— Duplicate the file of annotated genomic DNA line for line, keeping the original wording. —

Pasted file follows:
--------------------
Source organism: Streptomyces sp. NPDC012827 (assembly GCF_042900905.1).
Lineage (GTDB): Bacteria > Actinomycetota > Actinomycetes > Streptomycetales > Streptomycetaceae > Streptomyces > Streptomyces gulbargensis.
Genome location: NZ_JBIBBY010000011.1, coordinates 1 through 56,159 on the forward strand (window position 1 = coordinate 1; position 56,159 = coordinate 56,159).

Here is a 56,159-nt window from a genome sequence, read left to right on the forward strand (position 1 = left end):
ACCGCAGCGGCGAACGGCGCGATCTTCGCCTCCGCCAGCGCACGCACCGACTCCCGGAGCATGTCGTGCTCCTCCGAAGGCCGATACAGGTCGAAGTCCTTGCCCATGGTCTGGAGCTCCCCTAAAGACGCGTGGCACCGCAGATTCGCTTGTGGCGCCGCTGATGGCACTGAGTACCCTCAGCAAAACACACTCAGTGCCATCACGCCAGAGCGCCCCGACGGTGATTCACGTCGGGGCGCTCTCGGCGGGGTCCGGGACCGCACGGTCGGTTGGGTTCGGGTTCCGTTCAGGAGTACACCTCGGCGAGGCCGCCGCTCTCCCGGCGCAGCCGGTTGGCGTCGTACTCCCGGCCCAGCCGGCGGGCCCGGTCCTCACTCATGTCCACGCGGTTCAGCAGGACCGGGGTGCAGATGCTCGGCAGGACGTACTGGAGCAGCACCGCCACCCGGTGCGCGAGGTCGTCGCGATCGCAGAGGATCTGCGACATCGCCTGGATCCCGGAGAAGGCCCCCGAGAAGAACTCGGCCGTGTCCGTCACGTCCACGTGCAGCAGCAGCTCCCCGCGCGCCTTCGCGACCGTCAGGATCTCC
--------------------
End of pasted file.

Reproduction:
Source organism: Streptomyces sp. NPDC012827 (assembly GCF_042900905.1).
Lineage (GTDB): Bacteria > Actinomycetota > Actinomycetes > Streptomycetales > Streptomycetaceae > Streptomyces > Streptomyces gulbargensis.
Genome location: NZ_JBIBBY010000011.1, coordinates 1 through 56,159 on the forward strand (window position 1 = coordinate 1; position 56,159 = coordinate 56,159).

Here is a 56,159-nt window from a genome sequence, read left to right on the forward strand (position 1 = left end):
ACCGCAGCGGCGAACGGCGCGATCTTCGCCTCCGCCAGCGCACGCACCGACTCCCGGAGCATGTCGTGCTCCTCCGAAGGCCGATACAGGTCGAAGTCCTTGCCCATGGTCTGGAGCTCCCCTAAAGACGCGTGGCACCGCAGATTCGCTTGTGGCGCCGCTGATGGCACTGAGTACCCTCAGCAAAACACACTCAGTGCCATCACGCCAGAGCGCCCCGACGGTGATTCACGTCGGGGCGCTCTCGGCGGGGTCCGGGACCGCACGGTCGGTTGGGTTCGGGTTCCGTTCAGGAGTACACCTCGGCGAGGCCGCCGCTCTCCCGGCGCAGCCGGTTGGCGTCGTACTCCCGGCCCAGCCGGCGGGCCCGGTCCTCACTCATGTCCACGCGGTTCAGCAGGACCGGGGTGCAGATGCTCGGCAGGACGTACTGGAGCAGCACCGCCACCCGGTGCGCGAGGTCGTCGCGATCGCAGAGGATCTGCGACATCGCCTGGATCCCGGAGAAGGCCCCCGAGAAGAACTCGGCCGTGTCCGTCACGTCCACGTGCAGCAGCAGCTCCCCGCGCGCCTTCGCGACCGTCAGGATCTCC